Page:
Two years on – and the economics of campaigning

Saturday, I went to Stirling. Later in the evening, the Stirling Branch comrades had a curry night, to raise cash for the branch. We ended up with a shade under a hundred quid – which was by no means bad.

sunday_timesThe same night, there was a “supporters of the union” fundraiser – which raised around £300,000. It was attended largely by the filthy rich, and reported in the Sunday Times.

One of the big prizes was – “A fabulous chalet and a family home, with six bedrooms sleeping 12, all en suite. Although the chalet does not come with a chalet girl, we will provide one for you.”

It’s worth noting that Better Together, from 2012 to 2013, didn’t have much in the way of regular high-value donors. There were two major reasons. Firstly, the splendid piece of journalism by Michael Gray on Vitol’s £500,000 – high-value donors sought to avoid investigation.

Businesses risked alienating a significant proportion of their own customers. For example, Barrhead Travel and a backlash against the Confederation of British Industry. Also, many big-cheque unionists assumed the vote was “in the bag” until far too late. Wealthy philanthropists, would have calculated that a high-value donation to a campaign who’s reason for existing was the status quo and that was near certain to win, might not have been a good legacy for their money.

Well, they will now.

The pro-independence camp is going to need a fortune the next time, in order not to be outgunned. The anti-independence camp are going to be much better organised and resourced this time round. Specifically, the unionist establishment know how much of a threat Yes can be. This time round, they’ll have it – and with cash swilling around to hire paid organisers, phone banks, highly detailed polling to distil the message, millions of leaflets and large-scale interventions.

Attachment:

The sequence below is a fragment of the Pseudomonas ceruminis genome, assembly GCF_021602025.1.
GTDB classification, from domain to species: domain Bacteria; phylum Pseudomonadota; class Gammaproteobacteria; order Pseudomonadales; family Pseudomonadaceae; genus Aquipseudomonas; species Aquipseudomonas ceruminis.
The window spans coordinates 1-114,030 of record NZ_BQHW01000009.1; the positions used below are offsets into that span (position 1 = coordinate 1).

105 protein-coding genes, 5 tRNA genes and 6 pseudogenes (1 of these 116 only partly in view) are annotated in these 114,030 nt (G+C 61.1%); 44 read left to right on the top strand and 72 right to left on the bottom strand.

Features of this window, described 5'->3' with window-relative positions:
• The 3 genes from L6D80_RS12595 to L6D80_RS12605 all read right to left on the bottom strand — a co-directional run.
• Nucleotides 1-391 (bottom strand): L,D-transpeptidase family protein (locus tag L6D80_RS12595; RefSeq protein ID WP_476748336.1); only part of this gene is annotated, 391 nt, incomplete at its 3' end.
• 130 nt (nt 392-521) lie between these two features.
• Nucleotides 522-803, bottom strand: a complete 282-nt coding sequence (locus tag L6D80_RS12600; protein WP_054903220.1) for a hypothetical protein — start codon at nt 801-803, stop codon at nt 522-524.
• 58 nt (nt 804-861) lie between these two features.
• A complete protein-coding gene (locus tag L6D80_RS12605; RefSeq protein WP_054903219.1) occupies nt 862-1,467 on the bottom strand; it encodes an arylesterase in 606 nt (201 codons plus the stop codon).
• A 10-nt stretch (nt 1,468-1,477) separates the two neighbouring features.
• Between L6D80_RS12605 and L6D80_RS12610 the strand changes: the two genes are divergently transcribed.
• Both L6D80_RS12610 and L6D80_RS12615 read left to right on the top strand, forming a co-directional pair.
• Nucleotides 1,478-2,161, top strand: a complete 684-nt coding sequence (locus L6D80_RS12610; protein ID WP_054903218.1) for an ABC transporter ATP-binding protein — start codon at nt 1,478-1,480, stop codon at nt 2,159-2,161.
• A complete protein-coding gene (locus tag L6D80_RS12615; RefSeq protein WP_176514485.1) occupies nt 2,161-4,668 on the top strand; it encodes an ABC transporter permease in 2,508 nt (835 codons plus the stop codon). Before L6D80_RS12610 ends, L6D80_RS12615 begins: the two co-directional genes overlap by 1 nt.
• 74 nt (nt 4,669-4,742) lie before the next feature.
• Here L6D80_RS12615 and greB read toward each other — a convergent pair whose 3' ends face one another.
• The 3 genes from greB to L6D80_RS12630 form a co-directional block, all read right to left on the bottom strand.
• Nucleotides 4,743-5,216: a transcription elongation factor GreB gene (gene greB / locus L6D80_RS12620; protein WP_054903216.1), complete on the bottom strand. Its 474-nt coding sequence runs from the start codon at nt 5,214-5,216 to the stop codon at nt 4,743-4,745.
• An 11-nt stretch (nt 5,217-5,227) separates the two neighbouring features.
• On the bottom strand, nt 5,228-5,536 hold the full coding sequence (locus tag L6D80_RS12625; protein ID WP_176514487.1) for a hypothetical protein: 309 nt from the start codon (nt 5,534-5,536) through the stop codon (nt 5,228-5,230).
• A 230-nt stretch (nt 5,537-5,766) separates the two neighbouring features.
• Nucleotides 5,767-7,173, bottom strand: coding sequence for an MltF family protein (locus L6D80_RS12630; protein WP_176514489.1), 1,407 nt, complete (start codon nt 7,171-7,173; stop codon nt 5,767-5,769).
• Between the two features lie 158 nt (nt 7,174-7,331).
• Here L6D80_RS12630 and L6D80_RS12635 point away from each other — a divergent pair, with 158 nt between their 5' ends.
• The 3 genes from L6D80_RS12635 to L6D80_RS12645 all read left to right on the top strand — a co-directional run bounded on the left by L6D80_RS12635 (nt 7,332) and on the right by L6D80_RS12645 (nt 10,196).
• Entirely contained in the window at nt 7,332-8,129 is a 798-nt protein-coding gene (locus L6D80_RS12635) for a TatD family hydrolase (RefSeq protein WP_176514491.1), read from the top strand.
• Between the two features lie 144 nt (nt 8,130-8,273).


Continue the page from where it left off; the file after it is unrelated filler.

The last referendum’s tale was the disempowered finding their voice, projecting it with cheap fold-down tables, self-made leaflets, newspapers, hired halls, invited speakers and reaching out across Scotland – covering a variety of pro-independence arguments. The internet was the glue, quickly transforming the isolated into the connected. We found an untapped talent for activism – and achieved miracles on scotch-tape and lucky gazebos. Few were flush with money – outside of the occasional large crowdfund.

Outside the office, getting wired up for a great big canvass.
Outside the office, getting wired up for a great big canvass.

The Yes Edinburgh North and Leith campaign transformed with a modest crowdfunded cash injection, and regular monies from Free Space – selling loads of self-made Yes material (shout outs to graphics guru Stewart Bremner, and many others). First thing, we hired an office. Somewhere to keep the gazebos, piles and piles of paper leaflets and posters, canvass routes, broadband and desks for data entry, envelope and bag stuffing. It was a place of work, but had coffee and a water-cooler to rejuvenate knackered activists and served as a gang hut after-hours.

Having an office transformed the operation overnight. No more did we have to fill up garages from miles away – a single point of contact made the organisation much simpler.

Additionally, any future local Yes campaign should support paid organisers. It’s encouraging that two of the SNP deputy leader candidates (Tommy Sheppard and Alyn Smith) agree. This is an excellent idea, and we should raise the money to replicate it. They are the best thing to ensure activists are kept fresh, connected and motivated – and another single point of contact for the committed to keep working as they are able.

Organising is the trade union movement’s bread and butter, it will not be difficult to find good staff to work full-time for the campaign.

The unionists are building their war-chest. Therefore, we need to raise money – right now! – for the starting gun of the next referendum campaign, and have local and national battle plans ready.


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